Let Them Eat Social Networking
In The New Republic, Evgeny Morozov has a characteristically sharp and provocative review of Jeff Jarvis’ new book cheering the death of privacy, Public Parts: How Sharing in the Digital Age Improves the Way We Work and Live:
With a little Habermas, a little Arendt, and a little media history, Jarvis argues that “if we become too obsessed with privacy, we could lose opportunities to make connections in this age of links.” Privacy, he argues, has social costs: just think of patients guarding their health information instead of sharing it with scientists, who might use it to find new cures. For Jarvis, privacy is the preserve of the selfish; keep too much to yourself, and the “Privacy Police” may pay you a visit.
Why are we so obsessed with privacy? Jarvis blames rapacious privacy advocates—“there is money to be made in privacy”—who are paid to mislead the “netizens,” that amorphous elite of cosmopolitan Internet users whom Jarvis regularly volunteers to represent in Davos. On Jarvis’s scale of evil, privacy advocates fall between Qaddafi’s African mercenaries and greedy investment bankers. All they do is “howl, cry foul, sharpen arrows, get angry, get rankled, are incredulous, are concerned, watch, and fret.” Reading Jarvis, you would think that Privacy International (full-time staff: three) is a terrifying behemoth next to Google (lobbying expenses in 2010: $5.2 million).
I haven’t had a chance to read Jarvis’ book yet, so I can’t comment specifically on it. But I was struck while reading Morozov’s review by an argument that he didn’t make, but probably should have.
Advocates of “radical transparency” like to make it sound like it’s an egalitarian development — a leveller — because if privacy is dead, we are all equally exposed. In other words, suddenly it’s not just celebrities who are being chased by paparazzi, but everybody; because in the radically transparent world, we have all transformed ourselves into paparazzi, reporting breathlessly on each other to the world. In this reading, a post-privacy world is a world in which everybody is equally exposed.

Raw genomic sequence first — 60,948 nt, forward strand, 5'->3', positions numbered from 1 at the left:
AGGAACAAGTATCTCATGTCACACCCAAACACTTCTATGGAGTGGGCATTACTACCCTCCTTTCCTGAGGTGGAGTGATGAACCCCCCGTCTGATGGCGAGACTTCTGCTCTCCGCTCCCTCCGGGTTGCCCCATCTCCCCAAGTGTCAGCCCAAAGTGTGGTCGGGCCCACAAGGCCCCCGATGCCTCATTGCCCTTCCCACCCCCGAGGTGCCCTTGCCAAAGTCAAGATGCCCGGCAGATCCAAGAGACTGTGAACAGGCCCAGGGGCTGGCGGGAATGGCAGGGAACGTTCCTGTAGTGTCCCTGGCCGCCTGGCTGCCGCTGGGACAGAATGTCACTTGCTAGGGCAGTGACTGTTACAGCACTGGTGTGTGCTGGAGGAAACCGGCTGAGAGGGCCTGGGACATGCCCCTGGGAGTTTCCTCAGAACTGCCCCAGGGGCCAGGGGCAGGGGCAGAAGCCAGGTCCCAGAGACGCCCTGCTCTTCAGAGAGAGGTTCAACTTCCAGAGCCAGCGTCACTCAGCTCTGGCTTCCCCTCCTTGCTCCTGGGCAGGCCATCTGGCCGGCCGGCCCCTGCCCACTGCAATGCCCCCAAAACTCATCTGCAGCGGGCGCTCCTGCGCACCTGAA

But this is, of course, nonsense. When you step out of the world of theory and look at the world as it is, it quickly becomes clear that while the Internet has degraded privacy, it has done so far from equally. Thanks (if that is the appropriate word) to Facebook, I know a lot more about my friends’ private lives today than I did a decade ago; but I know about as much about Barack Obama’s private life, or Lloyd Blankfein’s, as I did about the great politicians and financiers back then. Maybe even less, since people at that level actively engage expensive teams of experts to use social media tools to “manage their personal brand” — make them appear as they want to be seen, rather than as how they really are. Maybe my friends would do the same, if they could afford to. But the point is, they can’t.
And that brings me to the dog that didn’t bark in Morozov’s review. The truth of Google is that while we live in a time of greater exposure, we are not all exposed equally. We are sorted instead into two classes: those who can afford privacy, and those who cannot. Those who can engage PR firms and lawyers to ensure that anyone who does spy on them does so at great personal risk. Those who can’t must learn to live without privacy — indeed, they must accept their own personal information being used to enrich others. (To sweeten that pill, the others give the proles “free” toys to play with; left unsaid is that each toy has its own set of eyes built in, to make the conversion of your privacy to their profit even more efficient.)
That is what was so subversive about Wikileaks, and why the establishment reacted so forcefully against it — it applied the “radical transparency” ethos to the class of people who were supposed to be exempt from it. You need to learn to get over privacy — and if you can’t, Google will roll out Jeff Jarvis, or someone like him, to explain to you that you’re being a stick in the mud — but cabinet officers and CEOs didn’t think they needed to. And when someone had the nerve to challenge that assumption, all the power of the powers that be came down on them like a ton of bricks.
Morozov reports that Jarvis’ book doesn’t dwell much on Wikileaks. That doesn’t surprise me, because for all the noise the “radical transparency” types like to make about the social value of eroding privacy, the only privacy reductions they’re generally interested in are those that can be monetized. Google and Facebook are interesting to them because they have built business empires by commoditizing your privacy; all Wikileaks did was expose critical information about the foreign policy of the world’s dominant hegemonic power. Who cares about that? That didn’t make any VCs’ pockets jingle.
This is why “radical transparency” arguments get my hackles up — they always seem to be made by people who are arguing for less privacy for others, and frequently they are doing so on behalf of those who profit from that reduction in privacy. If you think living without privacy is a great idea, then do me a favor: you go first.